• It’s difficult finding crime novels set in Asia that are translated into English from a multitude of countries. There are a few from Japan, but little elsewhere, or maybe I need to focus on lots of small presses or ebook only releases to find them. Africa was also difficult. I’m not sure how much of this is because of the lack of crime novels written in those countries and how much is related to what publishers decided to translate for the English-speaking market. I am thankful to my fellow challenge participants for suggesting so many interesting authors.
  • My favorite books of the challenge were by Laura Lippman, Ernesto Mallo, Elly Griffiths, Angela Savage, and Jhumpa Lahiri.

Thanks to Kerrie at Mysteries in Paradise for hosting the challenge this year.

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12 thoughts on “2013 Global Reading Challenge Wrap-Up”

  1. Rebecca – Well-done! I’m impressed! And I’m glad you found some new authors to love. I agree with you that Mallo, Griffiths and Savage are really talented authors; glad you enjoyed reading their work.

  2. Hi, Margot: this one definitely gives me a sense of accomplishment (and it’s hard to do a best-of-the-year post when half of my reading was from this particular challenge). I’d like to read more of my favorites next year!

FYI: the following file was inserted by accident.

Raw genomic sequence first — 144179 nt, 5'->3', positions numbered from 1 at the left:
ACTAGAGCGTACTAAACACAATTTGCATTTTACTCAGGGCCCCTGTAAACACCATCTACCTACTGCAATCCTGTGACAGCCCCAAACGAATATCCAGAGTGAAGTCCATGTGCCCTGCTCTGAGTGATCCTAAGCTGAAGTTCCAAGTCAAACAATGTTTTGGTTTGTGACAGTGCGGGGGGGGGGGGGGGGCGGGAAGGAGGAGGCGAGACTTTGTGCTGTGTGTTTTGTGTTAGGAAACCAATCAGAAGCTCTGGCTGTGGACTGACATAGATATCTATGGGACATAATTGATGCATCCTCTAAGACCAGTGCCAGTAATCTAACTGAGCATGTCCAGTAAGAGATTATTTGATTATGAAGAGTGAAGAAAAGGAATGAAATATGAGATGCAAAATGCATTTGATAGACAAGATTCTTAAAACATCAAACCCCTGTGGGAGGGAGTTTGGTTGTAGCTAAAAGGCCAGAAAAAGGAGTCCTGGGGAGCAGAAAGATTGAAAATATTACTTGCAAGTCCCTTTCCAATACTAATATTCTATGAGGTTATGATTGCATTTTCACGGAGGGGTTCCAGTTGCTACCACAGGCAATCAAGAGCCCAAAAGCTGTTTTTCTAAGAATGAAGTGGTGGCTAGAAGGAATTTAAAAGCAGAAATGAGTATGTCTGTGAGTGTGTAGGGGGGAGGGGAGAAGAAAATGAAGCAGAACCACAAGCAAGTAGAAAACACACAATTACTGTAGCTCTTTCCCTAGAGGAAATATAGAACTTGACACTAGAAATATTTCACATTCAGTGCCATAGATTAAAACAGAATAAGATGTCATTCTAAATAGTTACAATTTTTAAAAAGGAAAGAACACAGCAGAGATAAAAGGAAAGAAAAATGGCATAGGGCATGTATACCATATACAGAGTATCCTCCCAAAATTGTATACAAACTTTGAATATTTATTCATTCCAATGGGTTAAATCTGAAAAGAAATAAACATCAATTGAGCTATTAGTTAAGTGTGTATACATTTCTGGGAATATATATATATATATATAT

3. Congratulations Rebecca. I felt much the same as you the last time I completed the challenge…it was a little too restrictive in forcing me to find a set number of books from each continent when there is not an equal number of good quality books available in English from each place. These days I still like to make sure I read from different countries and settings but I don’t get as hung up on the confines of a set number of books.

    1. Thanks, Bernadette. Maybe I’ll just keep track of how many different countries I can cover, regardless of continent. I somehow want to balance new-to-me authors with ones I’d like to read again too, but I’m not sure how I can stick to that plan. My reading plans seem to change quickly 🙂

  4. Congratulations Rebecca. I see I missed quite a few of these reviews. Will go back and read these especially the Laura Lippman review of The Power of Three that I bought early part of the year. I also have The Mistake by Wendy James in the stacks here.